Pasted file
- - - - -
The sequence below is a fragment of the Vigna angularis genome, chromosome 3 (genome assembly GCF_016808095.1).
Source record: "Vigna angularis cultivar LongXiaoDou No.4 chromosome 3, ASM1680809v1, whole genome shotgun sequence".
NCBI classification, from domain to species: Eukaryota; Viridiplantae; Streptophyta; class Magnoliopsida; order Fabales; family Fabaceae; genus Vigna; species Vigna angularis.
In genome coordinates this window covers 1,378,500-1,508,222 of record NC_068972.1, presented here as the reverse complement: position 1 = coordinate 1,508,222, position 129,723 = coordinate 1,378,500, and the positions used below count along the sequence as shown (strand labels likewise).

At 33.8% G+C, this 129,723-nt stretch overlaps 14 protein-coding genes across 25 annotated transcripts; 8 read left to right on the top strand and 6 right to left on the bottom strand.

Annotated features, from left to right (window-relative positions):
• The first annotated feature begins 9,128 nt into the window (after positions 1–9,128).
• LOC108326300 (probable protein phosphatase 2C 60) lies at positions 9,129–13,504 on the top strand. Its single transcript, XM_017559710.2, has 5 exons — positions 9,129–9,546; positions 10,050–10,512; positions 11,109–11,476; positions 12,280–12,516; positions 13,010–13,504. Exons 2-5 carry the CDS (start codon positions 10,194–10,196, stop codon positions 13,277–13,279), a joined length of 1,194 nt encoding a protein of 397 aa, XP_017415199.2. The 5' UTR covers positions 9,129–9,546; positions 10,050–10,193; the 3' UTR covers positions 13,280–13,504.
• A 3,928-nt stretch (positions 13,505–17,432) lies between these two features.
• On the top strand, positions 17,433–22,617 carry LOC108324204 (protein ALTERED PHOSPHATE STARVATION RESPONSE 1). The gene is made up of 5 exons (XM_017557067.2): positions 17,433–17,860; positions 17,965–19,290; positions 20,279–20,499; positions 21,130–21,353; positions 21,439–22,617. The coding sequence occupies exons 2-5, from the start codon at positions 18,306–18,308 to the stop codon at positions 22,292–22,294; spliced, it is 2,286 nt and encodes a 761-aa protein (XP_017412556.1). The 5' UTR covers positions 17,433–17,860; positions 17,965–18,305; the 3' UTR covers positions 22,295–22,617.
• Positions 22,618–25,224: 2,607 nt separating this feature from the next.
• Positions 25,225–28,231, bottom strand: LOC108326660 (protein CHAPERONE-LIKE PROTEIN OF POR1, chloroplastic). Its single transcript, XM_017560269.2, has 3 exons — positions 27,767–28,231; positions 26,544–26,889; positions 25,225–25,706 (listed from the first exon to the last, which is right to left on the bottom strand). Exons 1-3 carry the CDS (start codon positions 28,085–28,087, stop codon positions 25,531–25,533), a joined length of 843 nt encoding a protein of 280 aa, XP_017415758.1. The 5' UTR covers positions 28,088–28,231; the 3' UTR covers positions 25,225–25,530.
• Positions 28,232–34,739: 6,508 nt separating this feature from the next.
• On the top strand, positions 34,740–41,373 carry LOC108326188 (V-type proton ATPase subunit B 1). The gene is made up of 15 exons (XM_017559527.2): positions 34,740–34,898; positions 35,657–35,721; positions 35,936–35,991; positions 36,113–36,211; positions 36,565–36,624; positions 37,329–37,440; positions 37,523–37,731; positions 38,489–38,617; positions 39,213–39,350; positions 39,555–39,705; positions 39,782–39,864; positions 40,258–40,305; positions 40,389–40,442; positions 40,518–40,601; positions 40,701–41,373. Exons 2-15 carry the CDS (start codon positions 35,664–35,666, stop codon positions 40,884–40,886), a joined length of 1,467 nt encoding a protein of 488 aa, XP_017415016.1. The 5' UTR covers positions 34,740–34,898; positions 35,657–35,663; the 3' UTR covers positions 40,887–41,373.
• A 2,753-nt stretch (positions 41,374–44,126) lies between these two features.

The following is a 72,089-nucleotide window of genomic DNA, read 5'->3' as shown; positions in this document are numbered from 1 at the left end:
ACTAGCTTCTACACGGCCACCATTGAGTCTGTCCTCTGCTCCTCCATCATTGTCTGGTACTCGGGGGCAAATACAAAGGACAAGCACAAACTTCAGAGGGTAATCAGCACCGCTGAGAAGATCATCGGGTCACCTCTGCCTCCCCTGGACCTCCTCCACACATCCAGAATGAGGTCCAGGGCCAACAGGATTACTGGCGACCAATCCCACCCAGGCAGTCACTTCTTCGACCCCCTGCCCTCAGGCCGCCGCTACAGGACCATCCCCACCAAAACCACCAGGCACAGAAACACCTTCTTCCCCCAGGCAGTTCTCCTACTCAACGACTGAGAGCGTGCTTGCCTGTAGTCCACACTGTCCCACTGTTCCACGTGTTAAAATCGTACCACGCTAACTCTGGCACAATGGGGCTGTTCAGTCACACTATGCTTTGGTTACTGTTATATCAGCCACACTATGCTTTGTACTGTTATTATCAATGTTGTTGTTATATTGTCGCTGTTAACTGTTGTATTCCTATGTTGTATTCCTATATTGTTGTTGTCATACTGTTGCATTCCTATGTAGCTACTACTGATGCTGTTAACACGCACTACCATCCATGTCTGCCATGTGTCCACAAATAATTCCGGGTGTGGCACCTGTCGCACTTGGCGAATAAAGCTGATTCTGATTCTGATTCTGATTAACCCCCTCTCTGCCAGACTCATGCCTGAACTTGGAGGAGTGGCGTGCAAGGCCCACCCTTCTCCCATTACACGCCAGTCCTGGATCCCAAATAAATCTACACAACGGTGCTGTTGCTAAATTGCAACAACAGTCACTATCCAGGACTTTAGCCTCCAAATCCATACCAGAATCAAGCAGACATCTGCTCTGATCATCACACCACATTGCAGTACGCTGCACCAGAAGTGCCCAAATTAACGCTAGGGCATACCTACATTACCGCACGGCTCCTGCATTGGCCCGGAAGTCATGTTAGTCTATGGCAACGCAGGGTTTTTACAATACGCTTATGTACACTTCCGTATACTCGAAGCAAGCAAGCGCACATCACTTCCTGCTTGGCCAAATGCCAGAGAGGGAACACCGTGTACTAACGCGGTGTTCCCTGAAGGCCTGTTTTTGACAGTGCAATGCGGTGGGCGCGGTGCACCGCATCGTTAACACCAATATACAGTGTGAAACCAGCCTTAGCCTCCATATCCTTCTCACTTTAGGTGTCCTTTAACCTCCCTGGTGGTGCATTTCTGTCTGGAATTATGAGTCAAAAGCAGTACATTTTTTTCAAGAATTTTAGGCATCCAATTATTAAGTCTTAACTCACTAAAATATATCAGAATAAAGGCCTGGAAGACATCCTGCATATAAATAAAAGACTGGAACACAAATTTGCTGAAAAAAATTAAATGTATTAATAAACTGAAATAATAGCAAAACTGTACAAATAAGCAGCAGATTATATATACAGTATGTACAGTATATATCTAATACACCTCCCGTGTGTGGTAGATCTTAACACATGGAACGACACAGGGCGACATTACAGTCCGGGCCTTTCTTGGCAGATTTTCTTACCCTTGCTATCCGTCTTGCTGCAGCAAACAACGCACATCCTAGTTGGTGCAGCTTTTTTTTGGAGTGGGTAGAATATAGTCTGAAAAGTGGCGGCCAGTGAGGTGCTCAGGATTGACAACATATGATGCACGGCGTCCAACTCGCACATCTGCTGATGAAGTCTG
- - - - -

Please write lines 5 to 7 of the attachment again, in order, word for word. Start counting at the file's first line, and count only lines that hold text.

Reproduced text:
At 33.8% G+C, this 129,723-nt stretch overlaps 14 protein-coding genes across 25 annotated transcripts; 8 read left to right on the top strand and 6 right to left on the bottom strand.

Annotated features, from left to right (window-relative positions):
• The first annotated feature begins 9,128 nt into the window (after positions 1–9,128).